John Morthland described it best in his terrific post-70s Austin consumer’s guide “The Best of Country Music” (Doubleday/Dolphin, 1984), a book of such astute judgement it’s essential for anyone wanting to explore pre-Garth Brookes. Hopefully he’ll indulge me this cut and paste:

    Willie Nelson: Phases and Stages (Atlantic).

    Though Shotgun Willie was supposed to be the album that freed
    Willie Nelson from the Nashville assembly line, it turned out to be a
    slapdash affair. But on Phases and Stages, the 1974 follow-up, Willie
    turned the trick.

    Nearly everything about the album represents a departure. It was
    recorded at Muscle Shoals, Alabama, using primarily the same session
    musicians who cut much of the great soul music of the late sixties and
    early seventies; it was produced by Jerry Wexler, who made his name
    working with R & B and soul artists from the fifties and sixties. The
    album is also rife with contradictions; it’s got more jazz inflections than
    anything Nelson had done, yet it’s also true to his Texas country roots
    (he was born in Abbott in 1933). Finally, this is a concept album that
    sounds good whether you’re listening to the words or not.

    Not that the words are anything to be ashamed of. The songs are all
    originals, and this album represents the last songwriting jag for Willie,
    who became so popular as an artist that he quit writing. The concept is a
    simple one, dealing with the end of a marriage. Side one is from the
    woman’s point of view; it opens with her expressing disgust with the
    marriage and then follows her as she disavows her husband and returns
    to her mother. At the end of the side, she’s contemplating a new romance.

    Side two tells the man’s story as he comes home, sinks deeper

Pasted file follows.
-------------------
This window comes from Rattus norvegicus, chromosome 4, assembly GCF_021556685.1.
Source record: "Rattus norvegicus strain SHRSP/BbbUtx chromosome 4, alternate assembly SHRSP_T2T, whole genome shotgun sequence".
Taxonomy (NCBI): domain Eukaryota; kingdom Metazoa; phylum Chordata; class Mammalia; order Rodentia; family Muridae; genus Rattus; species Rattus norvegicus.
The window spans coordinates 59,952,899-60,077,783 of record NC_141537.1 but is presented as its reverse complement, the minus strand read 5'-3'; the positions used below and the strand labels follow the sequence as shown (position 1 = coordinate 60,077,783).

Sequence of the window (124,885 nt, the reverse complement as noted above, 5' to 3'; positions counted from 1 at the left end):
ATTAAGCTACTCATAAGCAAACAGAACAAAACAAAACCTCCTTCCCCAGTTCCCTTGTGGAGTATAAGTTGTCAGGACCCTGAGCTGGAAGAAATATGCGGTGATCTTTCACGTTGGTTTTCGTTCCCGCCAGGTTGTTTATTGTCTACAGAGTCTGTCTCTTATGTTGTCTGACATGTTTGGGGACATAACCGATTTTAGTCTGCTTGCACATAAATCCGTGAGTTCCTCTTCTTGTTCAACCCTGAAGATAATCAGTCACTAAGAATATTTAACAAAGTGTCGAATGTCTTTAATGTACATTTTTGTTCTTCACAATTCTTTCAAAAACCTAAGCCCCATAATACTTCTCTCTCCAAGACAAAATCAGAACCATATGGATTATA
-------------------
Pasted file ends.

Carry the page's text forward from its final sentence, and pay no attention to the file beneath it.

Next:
into misery at being left, and finally starts pulling himself together.
    Loss, guilt, self-pity, disillusionment, being too messed up to think
    straight, let alone act sensibly: These are common C & W themes, but
    handled uncommonly well. It figures that the oft-divorced Nelson
    would get the man’s story down better, and most of the songs on that
    side (“Bloody Mary Morning,” ” I Still Can’t Believe You’re Gone,”
    “Heaven and Hell,” “Pick Up the Tempo”) have indeed become standards.

    But his fed-up woman is more well rounded than you might
    expect, too, so Willie must have done his share of listening. As he
    himself has noted, his songs express only surface thoughts—but they
    have an immediacy that cuts right to the bone. Look at how few words
    he needs to fully convey the woman’s rejuvenation: “Down at the
    corner beer joint/Dancing to the rock and roll/Her jeans fit a little bit
    tighter than they did before.”

    Wexler’s production is appropriately terse, allowing the songs to go
    directly to the listener. For the first time, we hear Willie’s songs as he
    most likely heard them in his head, without the strings and background
    choirs and other overdubs. But when he wants, Wexler can still haul out
    the extras; for ” I Still Can’t Believe You’re Gone,” he has Mike Lewis
    whip up the kind of big, swelling string arrangements that used to
    engulf the Mr. Pitifuls of soul music. This is one of the few such string
    arrangements in all of C & W—still—that isn’t hack work.

    The Muscle Shoals pickers may usually play soul music, but they’re
    mostly white boys themselves, and they have no trouble fitting themselves
    around Willie. They’ve played so little country in the past that it
    all still sounds fresh to them, and they make it fresh to us, too. They’re
    kept in line by two of country music’s foremost instrumentalists; Johnny
    Gimble, the Texas swing fiddler, and John Hughey, Conway Twitty’s
    steel player. In addition to Willie’s own gut-string guitar, Pete Carr and
    Fred Carter, Jr., of Muscle Shoals provide stinging dobros and snappy
    guitar lines that lend jazz flavor to songs like “Sister’s Coming Home/
    Down at the Corner Beer Joint,” which sound like a face-off between
    Floyd Tillman and Symphony Sid, as well as “No Love Around,” which
    sounds like a field holler. This jazz influence, heretofore a well-kept
    secret of Willie’s, is his way of updating western swing instead of aping
    it, and shows off his uncanny ability to move forward by reaching backward.

    The solos spun off in “Bloody Mary Morning” come out of bluegrass,
    but also anticipate the “hot group” Willie would assemble nearly
    a decade later for Somewhere Over the Rainbow, his tribute to French
    guitarist Django Reinhardt.

    Willie’s voice is the glue holding together these seemingly disparate
    elements—flat and just behind the beat, it’s so monochromatic that
    the tiniest inflections serve to open up each song. Pretty dramatic stuff
    for a guy who supposedly can’t sing

    November 20, 2013